UK comic, writer, actor and broadcaster Tom Binns, Montfort’s ‘other’ face, won the best international act at the New Zealand International Comedy Festival in 2013 and with good reason. Feats of mentalism aside, this show is a superlative hour of comedy and improv. Binns quickly responds to, and incorporates, offers and reactions from those audience members who are the recipients of messages from the ‘other side’, and the gentle self-effacing nature of his character belies the control that he has over the performance. 

I’m one of those jerks who often sits there trying to figure out how the rabbit got in the hat but in this instance the tricks, the atmosphere and the character are all so immersive and satisfying that I really don’t want to know. Instead I’m happy in the knowledge that Ian D Montfort wipes the floor with the sort of people who, well-meaning or otherwise, make their living off of the vulnerability and incredulity of others, all while provoking people into fits of astounded laughter. Must see.


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A terrifically hilarious and polished hour

Review by Stephen Austin 14th May 2014

Ian D Montfort is a professional psychic from Sunderland, not to be confused with the psycho from the same place, where he helped the police to locate at least eight victims’ bodies. He has set out on a world tour to confound sceptics and help those in need of bringing out secrets.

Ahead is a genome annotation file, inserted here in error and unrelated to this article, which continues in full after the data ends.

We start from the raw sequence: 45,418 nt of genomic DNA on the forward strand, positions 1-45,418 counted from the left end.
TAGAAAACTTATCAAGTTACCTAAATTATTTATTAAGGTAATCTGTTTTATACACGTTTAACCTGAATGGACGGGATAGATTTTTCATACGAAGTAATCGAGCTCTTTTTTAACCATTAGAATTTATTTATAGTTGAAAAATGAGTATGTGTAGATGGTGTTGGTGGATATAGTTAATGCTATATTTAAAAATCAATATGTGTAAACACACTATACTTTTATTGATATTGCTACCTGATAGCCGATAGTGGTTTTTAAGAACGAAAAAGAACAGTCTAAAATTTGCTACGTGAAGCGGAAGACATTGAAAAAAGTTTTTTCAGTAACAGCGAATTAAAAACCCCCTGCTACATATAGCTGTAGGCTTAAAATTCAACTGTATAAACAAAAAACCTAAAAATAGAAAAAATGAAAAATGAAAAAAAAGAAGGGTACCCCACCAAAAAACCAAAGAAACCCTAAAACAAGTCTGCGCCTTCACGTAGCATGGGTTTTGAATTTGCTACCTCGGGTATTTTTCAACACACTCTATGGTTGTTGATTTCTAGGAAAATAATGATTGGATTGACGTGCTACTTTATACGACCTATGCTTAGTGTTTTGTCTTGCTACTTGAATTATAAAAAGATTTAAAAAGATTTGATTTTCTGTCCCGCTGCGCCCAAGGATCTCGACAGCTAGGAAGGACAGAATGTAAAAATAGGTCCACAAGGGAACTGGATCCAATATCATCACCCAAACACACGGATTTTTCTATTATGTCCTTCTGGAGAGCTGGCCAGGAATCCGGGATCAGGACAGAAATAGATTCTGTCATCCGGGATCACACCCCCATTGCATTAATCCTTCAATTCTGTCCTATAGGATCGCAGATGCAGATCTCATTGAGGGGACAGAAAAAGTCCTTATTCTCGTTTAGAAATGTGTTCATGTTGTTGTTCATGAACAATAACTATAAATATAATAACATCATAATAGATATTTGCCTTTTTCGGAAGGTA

Rather than speaking to loved ones dear to us, he communes with spirits we don’t know and makes connections sure to astound and flummox even the most unbelieving. 

As we’re taking our seats, an usher is asking anyone who would like to, to write down a secret on a piece of paper and keep it to themselves, to be used in the show.  When Montford appears, they’re asked to pop the notes in a collection box which are then transferred to a fishbowl at side of stage. 

Without ever picking up a single one of those papers, he proceeds to pepper his show with the secrets submitted.  How on earth does he do it [insert big winky emoticon here]? 

He has several ‘gifts’ that he’s keen to share with us, all the while trying to placate the cynical side of the audience’s nature, from straight-out guess-work to investigative questioning, to Viking Bones and Tarot Cards. 

A campy northerner in sandals and white muslin attire, Montford is played by Tom Binns with a controlled earnestness that obscures a sheer glee for indirectly denouncing frauds and sham carny types that still persist in our popular culture. 

He perfectly captures that false professionalism spouted by those looking to make a quick buck from the easily fooled. 

The show is bookended with intentionally swift disclaimers about the nature of the material on offer here, which if you’re too busy fiddling with your refreshments or car keys you’ll miss: all part of the sleight-of-hand on show here. 

His lines of questioning with willing (and sometimes unwilling) audience members are just vague enough to prove his ultimate point: that around about 85% of these kind of ‘real’ psychic performances are based on guesswork, assumptions or well observed body language. 

When he gets predictions wrong the edges are fudged with a slightly pointed vagueness to bring his point home and to drive the comedy to a higher place. 

A terrifically hilarious and polished hour of audience misdirection, with a big dollop of improvised innuendo and solid dash of the anarchic at its core.